Interaction Between Pannexin 1 and Caveolin-1 in Smooth Muscle Can Regulate Blood Pressure
Arteriosclerosis Thrombosis and Vascular Biology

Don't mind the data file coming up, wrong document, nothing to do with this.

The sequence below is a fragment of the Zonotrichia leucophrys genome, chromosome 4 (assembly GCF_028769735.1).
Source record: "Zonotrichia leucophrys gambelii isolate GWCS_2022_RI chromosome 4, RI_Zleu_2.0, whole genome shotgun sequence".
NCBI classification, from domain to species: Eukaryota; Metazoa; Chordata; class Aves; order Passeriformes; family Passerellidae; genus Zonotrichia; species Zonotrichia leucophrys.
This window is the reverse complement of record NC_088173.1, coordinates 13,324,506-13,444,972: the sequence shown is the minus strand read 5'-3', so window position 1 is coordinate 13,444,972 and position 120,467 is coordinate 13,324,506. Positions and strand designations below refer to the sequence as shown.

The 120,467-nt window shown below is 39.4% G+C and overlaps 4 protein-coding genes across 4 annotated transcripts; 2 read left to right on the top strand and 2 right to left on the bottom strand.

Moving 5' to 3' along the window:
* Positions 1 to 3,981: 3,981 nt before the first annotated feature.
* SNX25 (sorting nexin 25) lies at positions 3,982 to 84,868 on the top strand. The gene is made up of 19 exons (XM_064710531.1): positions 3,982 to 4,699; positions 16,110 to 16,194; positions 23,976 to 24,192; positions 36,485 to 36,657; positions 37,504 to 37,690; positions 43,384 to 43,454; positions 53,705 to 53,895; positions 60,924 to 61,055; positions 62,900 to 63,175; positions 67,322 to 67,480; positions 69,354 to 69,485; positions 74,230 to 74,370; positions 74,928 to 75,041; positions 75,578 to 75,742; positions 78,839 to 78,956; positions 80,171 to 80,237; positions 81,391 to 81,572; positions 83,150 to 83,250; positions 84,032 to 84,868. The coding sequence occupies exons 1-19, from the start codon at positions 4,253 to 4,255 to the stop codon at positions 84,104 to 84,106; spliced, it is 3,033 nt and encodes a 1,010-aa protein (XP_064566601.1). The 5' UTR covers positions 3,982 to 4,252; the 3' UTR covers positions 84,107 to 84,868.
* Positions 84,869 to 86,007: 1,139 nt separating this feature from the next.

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Objective- Sympathetic nerve innervation of vascular smooth muscle cells (VSMCs) is a major regulator of arteriolar vasoconstriction, vascular resistance, and blood pressure. Importantly, α-adrenergic receptor stimulation, which uniquely couples with Panx1 (pannexin 1) channel-mediated ATP release in resistance arteries, also requires localization to membrane caveolae. Here, we test whether localization of Panx1 to Cav1 (caveolin-1) promotes channel function (stimulus-dependent ATP release and adrenergic vasoconstriction) and is important for blood pressure homeostasis. Approach and Results- We use in vitro VSMC culture models, ex vivo resistance arteries, and a novel inducible VSMC-specific Cav1 knockout mouse to probe interactions between Panx1 and Cav1. We report that Panx1 and Cav1 colocalized on the VSMC plasma membrane of resistance arteries near sympathetic nerves in an adrenergic stimulus-dependent manner. Genetic deletion of Cav1 significantly blunts adrenergic-stimulated ATP release and vasoconstriction, with no direct influence on endothelium-dependent vasodilation or cardiac function. A significant reduction in mean arterial pressure (total=4 mm Hg; night=7 mm Hg) occurred in mice deficient for VSMC Cav1. These animals were resistant to further blood pressure lowering using a Panx1 peptide inhibitor Px1IL2P, which targets an intracellular loop region necessary for channel function. Conclusions- Translocalization of Panx1 to Cav1-enriched caveolae in VSMCs augments the release of purinergic stimuli necessary for proper adrenergic-mediated vasoconstriction and blood pressure homeostasis.